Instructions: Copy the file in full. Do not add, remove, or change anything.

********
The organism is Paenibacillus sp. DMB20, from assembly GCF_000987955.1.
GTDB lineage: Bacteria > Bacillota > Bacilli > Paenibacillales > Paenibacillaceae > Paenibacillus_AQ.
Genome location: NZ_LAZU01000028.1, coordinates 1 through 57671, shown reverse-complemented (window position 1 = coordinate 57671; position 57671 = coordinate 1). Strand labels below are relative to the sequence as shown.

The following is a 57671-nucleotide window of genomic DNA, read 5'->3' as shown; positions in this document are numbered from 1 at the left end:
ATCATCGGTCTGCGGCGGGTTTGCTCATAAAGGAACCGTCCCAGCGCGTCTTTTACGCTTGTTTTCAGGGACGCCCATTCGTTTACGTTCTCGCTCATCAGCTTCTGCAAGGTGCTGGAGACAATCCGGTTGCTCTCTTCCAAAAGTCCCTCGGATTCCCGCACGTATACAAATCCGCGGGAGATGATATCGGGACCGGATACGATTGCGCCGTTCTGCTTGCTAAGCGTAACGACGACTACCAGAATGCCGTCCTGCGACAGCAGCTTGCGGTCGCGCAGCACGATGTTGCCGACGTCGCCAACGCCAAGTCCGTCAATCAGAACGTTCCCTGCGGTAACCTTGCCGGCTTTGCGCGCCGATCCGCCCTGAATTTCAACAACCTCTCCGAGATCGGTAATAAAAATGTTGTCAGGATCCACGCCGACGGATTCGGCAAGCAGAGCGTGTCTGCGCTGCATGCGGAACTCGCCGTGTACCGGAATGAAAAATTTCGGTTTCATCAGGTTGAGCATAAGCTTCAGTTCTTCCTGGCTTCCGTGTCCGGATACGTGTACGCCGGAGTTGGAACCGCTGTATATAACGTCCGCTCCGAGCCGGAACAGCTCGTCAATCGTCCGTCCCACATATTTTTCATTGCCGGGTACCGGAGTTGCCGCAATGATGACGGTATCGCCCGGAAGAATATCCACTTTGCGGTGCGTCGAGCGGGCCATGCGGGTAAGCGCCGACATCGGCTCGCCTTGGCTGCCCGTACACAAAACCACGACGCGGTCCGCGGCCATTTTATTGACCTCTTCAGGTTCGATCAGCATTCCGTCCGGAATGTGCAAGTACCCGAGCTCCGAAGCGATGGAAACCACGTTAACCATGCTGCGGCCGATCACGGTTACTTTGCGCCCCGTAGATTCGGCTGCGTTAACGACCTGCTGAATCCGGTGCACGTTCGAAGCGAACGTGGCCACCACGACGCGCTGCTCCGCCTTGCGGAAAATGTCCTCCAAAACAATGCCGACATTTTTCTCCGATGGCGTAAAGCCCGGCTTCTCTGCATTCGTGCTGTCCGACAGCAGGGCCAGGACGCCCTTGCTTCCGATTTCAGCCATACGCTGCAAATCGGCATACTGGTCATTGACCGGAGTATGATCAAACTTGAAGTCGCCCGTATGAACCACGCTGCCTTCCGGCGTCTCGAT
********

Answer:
The organism is Paenibacillus sp. DMB20, from assembly GCF_000987955.1.
GTDB lineage: Bacteria > Bacillota > Bacilli > Paenibacillales > Paenibacillaceae > Paenibacillus_AQ.
Genome location: NZ_LAZU01000028.1, coordinates 1 through 57671, shown reverse-complemented (window position 1 = coordinate 57671; position 57671 = coordinate 1). Strand labels below are relative to the sequence as shown.

The following is a 57671-nucleotide window of genomic DNA, read 5'->3' as shown; positions in this document are numbered from 1 at the left end:
ATCATCGGTCTGCGGCGGGTTTGCTCATAAAGGAACCGTCCCAGCGCGTCTTTTACGCTTGTTTTCAGGGACGCCCATTCGTTTACGTTCTCGCTCATCAGCTTCTGCAAGGTGCTGGAGACAATCCGGTTGCTCTCTTCCAAAAGTCCCTCGGATTCCCGCACGTATACAAATCCGCGGGAGATGATATCGGGACCGGATACGATTGCGCCGTTCTGCTTGCTAAGCGTAACGACGACTACCAGAATGCCGTCCTGCGACAGCAGCTTGCGGTCGCGCAGCACGATGTTGCCGACGTCGCCAACGCCAAGTCCGTCAATCAGAACGTTCCCTGCGGTAACCTTGCCGGCTTTGCGCGCCGATCCGCCCTGAATTTCAACAACCTCTCCGAGATCGGTAATAAAAATGTTGTCAGGATCCACGCCGACGGATTCGGCAAGCAGAGCGTGTCTGCGCTGCATGCGGAACTCGCCGTGTACCGGAATGAAAAATTTCGGTTTCATCAGGTTGAGCATAAGCTTCAGTTCTTCCTGGCTTCCGTGTCCGGATACGTGTACGCCGGAGTTGGAACCGCTGTATATAACGTCCGCTCCGAGCCGGAACAGCTCGTCAATCGTCCGTCCCACATATTTTTCATTGCCGGGTACCGGAGTTGCCGCAATGATGACGGTATCGCCCGGAAGAATATCCACTTTGCGGTGCGTCGAGCGGGCCATGCGGGTAAGCGCCGACATCGGCTCGCCTTGGCTGCCCGTACACAAAACCACGACGCGGTCCGCGGCCATTTTATTGACCTCTTCAGGTTCGATCAGCATTCCGTCCGGAATGTGCAAGTACCCGAGCTCCGAAGCGATGGAAACCACGTTAACCATGCTGCGGCCGATCACGGTTACTTTGCGCCCCGTAGATTCGGCTGCGTTAACGACCTGCTGAATCCGGTGCACGTTCGAAGCGAACGTGGCCACCACGACGCGCTGCTCCGCCTTGCGGAAAATGTCCTCCAAAACAATGCCGACATTTTTCTCCGATGGCGTAAAGCCCGGCTTCTCTGCATTCGTGCTGTCCGACAGCAGGGCCAGGACGCCCTTGCTTCCGATTTCAGCCATACGCTGCAAATCGGCATACTGGTCATTGACCGGAGTATGATCAAACTTGAAGTCGCCCGTATGAACCACGCTGCCTTCCGGCGTCTCGAT